The EPA Total Coliform Rule (TCR), published in 1989, set health goals and the legal limit for the presence of total coliform in drinking water. TCR mandates all public water systems to monitor for coliform as an indicator organism to indicate the presence of more harmful pathogens. On February 13, 2013, EPA published revisions to the TCR. The revised TCR:
- Requires public water systems that are vunerable to microbial contamination to idenify and fix problems; and
- Establishes criteria for systems to qualify for and stay on reduced monitoring, which could reduce water system burden and provide incentives for better system operation.
PWSs and primary agencies must comply with the revised requirements by April, 2016.
Coliform bacteria are used as "indicator" organisms instead of testing for every pathogen that could be found in water. Total coliforms include bacteria that are found in the soil, surface water, and in human and animal waste such as Enterobacter, Klebsiella, Citrobacter. Fecal coliforms are considered to be present in warm-blooded animals. Escherichia Coli (E. Coli) is the major species in the fecal coliform group and is considered to be the species that is the best indicator of fecal pollution and possible presence of pathogens.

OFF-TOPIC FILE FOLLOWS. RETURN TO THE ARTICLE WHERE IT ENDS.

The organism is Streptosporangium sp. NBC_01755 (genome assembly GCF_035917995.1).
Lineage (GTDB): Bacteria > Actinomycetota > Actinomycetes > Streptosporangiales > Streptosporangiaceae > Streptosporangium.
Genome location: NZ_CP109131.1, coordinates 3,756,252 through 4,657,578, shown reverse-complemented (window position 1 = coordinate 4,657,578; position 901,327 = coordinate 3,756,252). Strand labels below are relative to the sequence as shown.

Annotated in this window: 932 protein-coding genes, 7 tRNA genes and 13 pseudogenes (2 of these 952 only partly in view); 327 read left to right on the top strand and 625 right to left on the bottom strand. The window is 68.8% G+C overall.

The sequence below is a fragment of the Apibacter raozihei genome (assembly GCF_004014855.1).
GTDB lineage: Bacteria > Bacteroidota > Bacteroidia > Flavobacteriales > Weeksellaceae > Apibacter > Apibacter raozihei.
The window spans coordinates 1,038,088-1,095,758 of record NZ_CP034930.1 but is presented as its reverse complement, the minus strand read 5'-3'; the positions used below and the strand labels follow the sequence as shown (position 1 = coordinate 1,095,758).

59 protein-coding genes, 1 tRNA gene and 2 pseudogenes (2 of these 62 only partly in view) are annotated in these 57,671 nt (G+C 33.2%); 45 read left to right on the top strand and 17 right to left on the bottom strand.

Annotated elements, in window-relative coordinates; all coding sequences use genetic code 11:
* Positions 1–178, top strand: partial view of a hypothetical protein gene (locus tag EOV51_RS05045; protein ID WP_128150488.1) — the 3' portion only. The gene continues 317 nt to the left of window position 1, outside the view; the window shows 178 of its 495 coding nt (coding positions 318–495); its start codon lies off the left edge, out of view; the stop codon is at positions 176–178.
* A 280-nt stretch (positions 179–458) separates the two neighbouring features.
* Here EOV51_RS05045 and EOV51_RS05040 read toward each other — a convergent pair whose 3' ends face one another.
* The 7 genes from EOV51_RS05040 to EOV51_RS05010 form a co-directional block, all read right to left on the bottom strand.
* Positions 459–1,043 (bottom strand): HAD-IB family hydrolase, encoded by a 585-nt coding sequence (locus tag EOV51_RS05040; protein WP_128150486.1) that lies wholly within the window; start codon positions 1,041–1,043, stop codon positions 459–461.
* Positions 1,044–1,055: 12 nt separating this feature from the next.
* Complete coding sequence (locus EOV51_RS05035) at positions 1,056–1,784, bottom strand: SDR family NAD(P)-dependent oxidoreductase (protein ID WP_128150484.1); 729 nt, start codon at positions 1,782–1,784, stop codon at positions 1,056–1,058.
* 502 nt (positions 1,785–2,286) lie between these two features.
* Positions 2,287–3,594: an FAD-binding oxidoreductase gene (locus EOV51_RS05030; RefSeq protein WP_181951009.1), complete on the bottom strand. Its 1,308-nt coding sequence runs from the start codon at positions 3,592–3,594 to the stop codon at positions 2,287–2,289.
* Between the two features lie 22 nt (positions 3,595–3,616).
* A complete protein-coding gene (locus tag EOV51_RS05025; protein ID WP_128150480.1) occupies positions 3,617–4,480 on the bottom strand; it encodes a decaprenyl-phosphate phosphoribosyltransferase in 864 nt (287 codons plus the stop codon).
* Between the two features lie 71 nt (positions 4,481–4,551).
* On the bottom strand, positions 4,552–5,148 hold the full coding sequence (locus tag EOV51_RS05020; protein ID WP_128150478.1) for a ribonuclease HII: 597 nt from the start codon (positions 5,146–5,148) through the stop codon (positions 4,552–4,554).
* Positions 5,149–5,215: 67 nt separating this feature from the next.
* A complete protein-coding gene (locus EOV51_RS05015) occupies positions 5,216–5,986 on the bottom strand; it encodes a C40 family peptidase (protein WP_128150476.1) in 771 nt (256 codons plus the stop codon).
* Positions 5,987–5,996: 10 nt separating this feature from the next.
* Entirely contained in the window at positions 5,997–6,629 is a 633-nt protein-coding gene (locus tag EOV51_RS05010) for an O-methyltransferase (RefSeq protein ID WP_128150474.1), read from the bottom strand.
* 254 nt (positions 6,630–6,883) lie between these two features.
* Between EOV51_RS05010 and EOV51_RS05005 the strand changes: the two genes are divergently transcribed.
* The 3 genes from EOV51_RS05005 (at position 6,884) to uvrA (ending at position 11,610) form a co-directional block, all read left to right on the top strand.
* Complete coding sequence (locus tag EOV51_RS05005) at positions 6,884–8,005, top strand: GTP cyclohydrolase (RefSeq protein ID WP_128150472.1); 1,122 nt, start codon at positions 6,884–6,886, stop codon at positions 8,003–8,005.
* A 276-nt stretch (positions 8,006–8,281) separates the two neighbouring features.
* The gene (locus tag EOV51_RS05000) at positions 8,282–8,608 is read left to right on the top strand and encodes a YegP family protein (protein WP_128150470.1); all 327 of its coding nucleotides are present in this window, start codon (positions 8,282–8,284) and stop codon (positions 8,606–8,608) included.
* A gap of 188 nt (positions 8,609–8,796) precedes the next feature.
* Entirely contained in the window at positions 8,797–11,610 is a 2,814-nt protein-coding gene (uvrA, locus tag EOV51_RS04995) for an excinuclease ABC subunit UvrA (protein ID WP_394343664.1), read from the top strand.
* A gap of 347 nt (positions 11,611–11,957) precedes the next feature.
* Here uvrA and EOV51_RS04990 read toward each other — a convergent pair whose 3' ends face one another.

H2M Labs also monitors local marine waters as part of the New York State Sanitary code. Enterococcus is used as the primary bacteriological indicator with sampling required weekly during the swim season.
H2M Labs is the largest drinking water laboratory in New York State and as a way to ensure client compliance with local and federal regulations, we have developed systems to monitor mandated collection frequency and health department notification requirements.
H2M Labs utilizes various methods to detect bacteria; see our test list for more details.
Please contact our Project Management team to discuss your sampling needs or project specific requirements.